approval, non-reimbursement of expenses and mandated use of the corporate
The majority of companies (82%) have a negotiated company hotel program.
Forty-four percent indicate the hotel program includes less than 100
hotels and 22 percent include 101-300 hotels. Only a small number of
companies (12%) manage programs with more than 300 hotels. According to
the survey results, there are three primary approaches to meet hotel
negotiated goals: require hotel bookings through the corporate travel
agency, mandate the hotel program or strongly encourage booking through
the hotel program—but do not mandate.
Facing a challenging year in 2003, the corporate travel industry dealt
with numerous incidents that strongly impacted the industry including: the
war in Iraq, SARs outbreak, terrorist threats and a weak economy.
WorldTravel believes that the corporate travel industry will see an
upswing in 2004. An increasingly stable economy indicates an increase in
consumer spending and corporations will no doubt want their “road
warriors” on the move to leverage the upswing. Face-to-face meetings will
reclaim its status as the preferred way of doing business.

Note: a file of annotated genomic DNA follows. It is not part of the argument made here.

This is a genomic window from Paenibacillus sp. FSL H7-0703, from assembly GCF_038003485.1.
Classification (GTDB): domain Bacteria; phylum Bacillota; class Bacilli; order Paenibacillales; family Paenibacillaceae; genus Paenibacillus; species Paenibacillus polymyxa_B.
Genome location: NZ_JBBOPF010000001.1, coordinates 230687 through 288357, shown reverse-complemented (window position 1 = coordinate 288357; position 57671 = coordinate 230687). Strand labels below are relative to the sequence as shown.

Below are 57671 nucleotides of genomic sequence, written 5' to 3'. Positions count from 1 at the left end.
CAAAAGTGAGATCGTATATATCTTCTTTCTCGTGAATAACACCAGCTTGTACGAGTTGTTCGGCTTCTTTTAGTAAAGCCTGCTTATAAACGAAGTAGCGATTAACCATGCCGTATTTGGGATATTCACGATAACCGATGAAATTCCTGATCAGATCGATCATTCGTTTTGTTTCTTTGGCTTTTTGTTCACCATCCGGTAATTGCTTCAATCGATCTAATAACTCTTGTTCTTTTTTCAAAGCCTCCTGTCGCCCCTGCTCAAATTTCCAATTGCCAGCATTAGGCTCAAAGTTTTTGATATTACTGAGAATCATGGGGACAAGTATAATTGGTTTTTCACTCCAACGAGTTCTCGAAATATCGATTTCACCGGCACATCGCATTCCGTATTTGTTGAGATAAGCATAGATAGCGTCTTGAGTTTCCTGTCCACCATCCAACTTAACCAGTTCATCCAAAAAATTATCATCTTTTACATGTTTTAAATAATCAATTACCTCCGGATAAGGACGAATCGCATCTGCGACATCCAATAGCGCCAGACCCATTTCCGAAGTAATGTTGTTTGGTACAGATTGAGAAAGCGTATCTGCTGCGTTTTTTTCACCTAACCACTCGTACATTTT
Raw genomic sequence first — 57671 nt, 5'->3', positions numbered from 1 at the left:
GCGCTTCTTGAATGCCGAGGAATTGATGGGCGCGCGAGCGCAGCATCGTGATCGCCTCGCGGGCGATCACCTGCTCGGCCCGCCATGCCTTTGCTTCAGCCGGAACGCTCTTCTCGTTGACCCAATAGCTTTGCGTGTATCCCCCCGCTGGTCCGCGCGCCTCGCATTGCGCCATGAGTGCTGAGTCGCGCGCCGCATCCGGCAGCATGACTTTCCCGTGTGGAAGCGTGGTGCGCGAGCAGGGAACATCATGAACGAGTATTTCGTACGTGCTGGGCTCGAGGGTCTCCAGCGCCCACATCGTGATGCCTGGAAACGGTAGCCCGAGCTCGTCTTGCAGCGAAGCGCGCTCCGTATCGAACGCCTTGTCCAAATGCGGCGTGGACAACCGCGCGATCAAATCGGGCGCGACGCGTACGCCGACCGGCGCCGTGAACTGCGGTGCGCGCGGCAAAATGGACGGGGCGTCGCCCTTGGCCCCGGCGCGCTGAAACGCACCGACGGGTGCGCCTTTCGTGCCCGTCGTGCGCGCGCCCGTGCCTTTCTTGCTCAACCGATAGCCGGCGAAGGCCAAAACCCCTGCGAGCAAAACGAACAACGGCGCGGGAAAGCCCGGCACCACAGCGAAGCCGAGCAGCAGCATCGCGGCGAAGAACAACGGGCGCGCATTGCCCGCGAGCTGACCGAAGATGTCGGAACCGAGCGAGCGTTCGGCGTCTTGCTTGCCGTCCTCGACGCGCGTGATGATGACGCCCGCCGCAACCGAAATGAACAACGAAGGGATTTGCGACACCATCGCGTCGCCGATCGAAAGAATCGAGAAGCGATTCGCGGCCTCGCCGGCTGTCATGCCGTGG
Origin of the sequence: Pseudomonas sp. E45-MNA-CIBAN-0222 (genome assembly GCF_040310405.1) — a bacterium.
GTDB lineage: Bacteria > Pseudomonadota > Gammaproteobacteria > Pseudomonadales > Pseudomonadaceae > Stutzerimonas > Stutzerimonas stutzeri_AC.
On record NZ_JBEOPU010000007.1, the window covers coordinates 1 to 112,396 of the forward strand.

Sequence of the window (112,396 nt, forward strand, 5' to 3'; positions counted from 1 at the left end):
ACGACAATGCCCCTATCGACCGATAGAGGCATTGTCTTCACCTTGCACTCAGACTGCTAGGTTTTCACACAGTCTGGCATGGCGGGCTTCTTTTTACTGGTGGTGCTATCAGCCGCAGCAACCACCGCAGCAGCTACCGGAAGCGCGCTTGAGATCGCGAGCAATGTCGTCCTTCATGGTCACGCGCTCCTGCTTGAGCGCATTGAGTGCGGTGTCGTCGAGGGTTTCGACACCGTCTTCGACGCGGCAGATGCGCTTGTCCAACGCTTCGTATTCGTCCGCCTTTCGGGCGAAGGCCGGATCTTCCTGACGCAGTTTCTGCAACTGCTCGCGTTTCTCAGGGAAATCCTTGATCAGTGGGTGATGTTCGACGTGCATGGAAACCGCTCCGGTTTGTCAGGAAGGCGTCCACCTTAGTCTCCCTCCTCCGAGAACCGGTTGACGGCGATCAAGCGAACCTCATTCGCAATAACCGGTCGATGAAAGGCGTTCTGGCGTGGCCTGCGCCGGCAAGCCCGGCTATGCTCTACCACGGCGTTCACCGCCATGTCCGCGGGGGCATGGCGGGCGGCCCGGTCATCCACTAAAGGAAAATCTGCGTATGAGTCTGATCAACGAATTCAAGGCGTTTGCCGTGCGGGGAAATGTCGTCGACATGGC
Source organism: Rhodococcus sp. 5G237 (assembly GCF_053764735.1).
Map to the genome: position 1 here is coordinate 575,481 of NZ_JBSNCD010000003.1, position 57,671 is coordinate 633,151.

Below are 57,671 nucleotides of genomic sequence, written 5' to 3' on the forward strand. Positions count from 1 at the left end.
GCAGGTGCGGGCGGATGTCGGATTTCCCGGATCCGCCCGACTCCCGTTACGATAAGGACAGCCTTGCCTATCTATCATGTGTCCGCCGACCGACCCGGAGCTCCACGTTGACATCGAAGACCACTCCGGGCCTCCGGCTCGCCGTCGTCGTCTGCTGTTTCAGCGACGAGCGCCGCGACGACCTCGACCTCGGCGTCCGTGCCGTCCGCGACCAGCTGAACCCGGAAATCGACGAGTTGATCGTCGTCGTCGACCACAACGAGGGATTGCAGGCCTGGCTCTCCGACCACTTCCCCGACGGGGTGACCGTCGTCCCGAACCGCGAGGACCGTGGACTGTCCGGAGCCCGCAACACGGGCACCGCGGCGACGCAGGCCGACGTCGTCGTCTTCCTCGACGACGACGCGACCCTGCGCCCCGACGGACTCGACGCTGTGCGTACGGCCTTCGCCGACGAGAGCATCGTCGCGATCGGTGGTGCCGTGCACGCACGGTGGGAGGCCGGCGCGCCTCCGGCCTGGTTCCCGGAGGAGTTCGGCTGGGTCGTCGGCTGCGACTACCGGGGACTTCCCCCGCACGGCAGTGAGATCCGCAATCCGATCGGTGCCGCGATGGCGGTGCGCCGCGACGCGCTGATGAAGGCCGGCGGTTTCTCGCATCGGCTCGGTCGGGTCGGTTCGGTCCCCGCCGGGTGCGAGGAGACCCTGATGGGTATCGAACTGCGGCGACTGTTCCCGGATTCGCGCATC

“Economic forecasts are showing that the economy will improve in 2004 and
with this positive news companies will be eager to get back on the road,”
said Danny Hood, president, WorldTravel BTI. “While we will see an
increase in passenger traffic, companies will be smart and cautious about
their travel spending.”
WorldTravel is forecasting that global passenger traffic will increase by
four percent with domestic traffic increasing by five percent and United
States international passenger traffic increasing by nine percent. Barring
the advent of another health or diplomatic crisis in 2004, WorldTravel
believes the origination of international flights from the United States
will also increase.
As the airline industry continues to evolve its business model, expect to
see a mild overall increase in airfares. Domestic long haul fares will
increase between two and three percent and international business class
fares will increase by three to five percent. Low-cost carriers, however,
bring competition to the network carriers, prompting what WorldTravel
believes will be a decrease in short haul fares of approximately two
Domestic transient hotel rates will remain flat in 2004 due to excess
capacity of new hotels built prior to the weakening of the economy and the
proliferation of Internet technology including hotel merchant programs.
Overall negotiated rates are flat to slightly up year over year. Provided
that there are no major changes in the political and economic climates,
international hotel rates should see a slight increase of two to three
“As the hotel chains and properties economies improve, we will see a mild